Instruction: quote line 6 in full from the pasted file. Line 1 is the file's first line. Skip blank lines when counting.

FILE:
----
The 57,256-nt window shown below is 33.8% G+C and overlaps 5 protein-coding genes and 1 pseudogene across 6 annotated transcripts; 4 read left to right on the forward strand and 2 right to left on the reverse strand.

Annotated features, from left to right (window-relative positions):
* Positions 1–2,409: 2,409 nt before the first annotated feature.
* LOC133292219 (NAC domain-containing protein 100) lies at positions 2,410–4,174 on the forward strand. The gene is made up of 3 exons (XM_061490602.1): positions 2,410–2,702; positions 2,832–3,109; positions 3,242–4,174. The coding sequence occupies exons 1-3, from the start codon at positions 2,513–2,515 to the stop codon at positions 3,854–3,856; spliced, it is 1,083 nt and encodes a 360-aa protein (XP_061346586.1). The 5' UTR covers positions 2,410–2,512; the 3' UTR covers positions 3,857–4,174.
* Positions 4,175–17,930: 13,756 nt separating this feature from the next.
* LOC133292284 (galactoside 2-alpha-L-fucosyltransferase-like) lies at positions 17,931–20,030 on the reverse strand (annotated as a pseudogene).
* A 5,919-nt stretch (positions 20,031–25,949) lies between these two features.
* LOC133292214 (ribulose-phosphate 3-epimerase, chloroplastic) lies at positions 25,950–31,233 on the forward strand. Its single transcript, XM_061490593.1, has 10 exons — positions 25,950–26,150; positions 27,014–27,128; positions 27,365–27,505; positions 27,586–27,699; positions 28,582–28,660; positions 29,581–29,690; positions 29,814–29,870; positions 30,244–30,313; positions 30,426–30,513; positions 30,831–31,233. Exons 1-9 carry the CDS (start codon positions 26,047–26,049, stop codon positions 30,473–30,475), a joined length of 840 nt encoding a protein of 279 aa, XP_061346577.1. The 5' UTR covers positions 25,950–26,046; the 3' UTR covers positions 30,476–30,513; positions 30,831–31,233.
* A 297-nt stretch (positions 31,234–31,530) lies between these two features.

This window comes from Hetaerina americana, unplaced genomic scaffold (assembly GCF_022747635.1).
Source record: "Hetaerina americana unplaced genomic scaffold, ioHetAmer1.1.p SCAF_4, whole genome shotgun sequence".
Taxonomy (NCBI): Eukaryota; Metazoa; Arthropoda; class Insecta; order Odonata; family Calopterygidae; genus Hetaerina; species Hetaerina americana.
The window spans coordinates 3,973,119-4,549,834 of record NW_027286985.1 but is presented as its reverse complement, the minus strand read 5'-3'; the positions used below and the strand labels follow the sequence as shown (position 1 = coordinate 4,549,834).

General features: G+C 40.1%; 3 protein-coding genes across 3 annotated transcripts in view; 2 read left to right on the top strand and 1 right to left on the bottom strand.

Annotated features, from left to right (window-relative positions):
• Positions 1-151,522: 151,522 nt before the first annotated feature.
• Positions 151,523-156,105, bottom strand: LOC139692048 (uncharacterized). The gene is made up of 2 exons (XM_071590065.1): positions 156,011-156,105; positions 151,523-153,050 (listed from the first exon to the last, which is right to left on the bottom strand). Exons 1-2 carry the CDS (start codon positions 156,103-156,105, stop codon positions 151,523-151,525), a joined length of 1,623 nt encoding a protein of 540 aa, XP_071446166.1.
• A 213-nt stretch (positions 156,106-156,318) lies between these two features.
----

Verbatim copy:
* LOC133292284 (galactoside 2-alpha-L-fucosyltransferase-like) lies at positions 17,931–20,030 on the reverse strand (annotated as a pseudogene).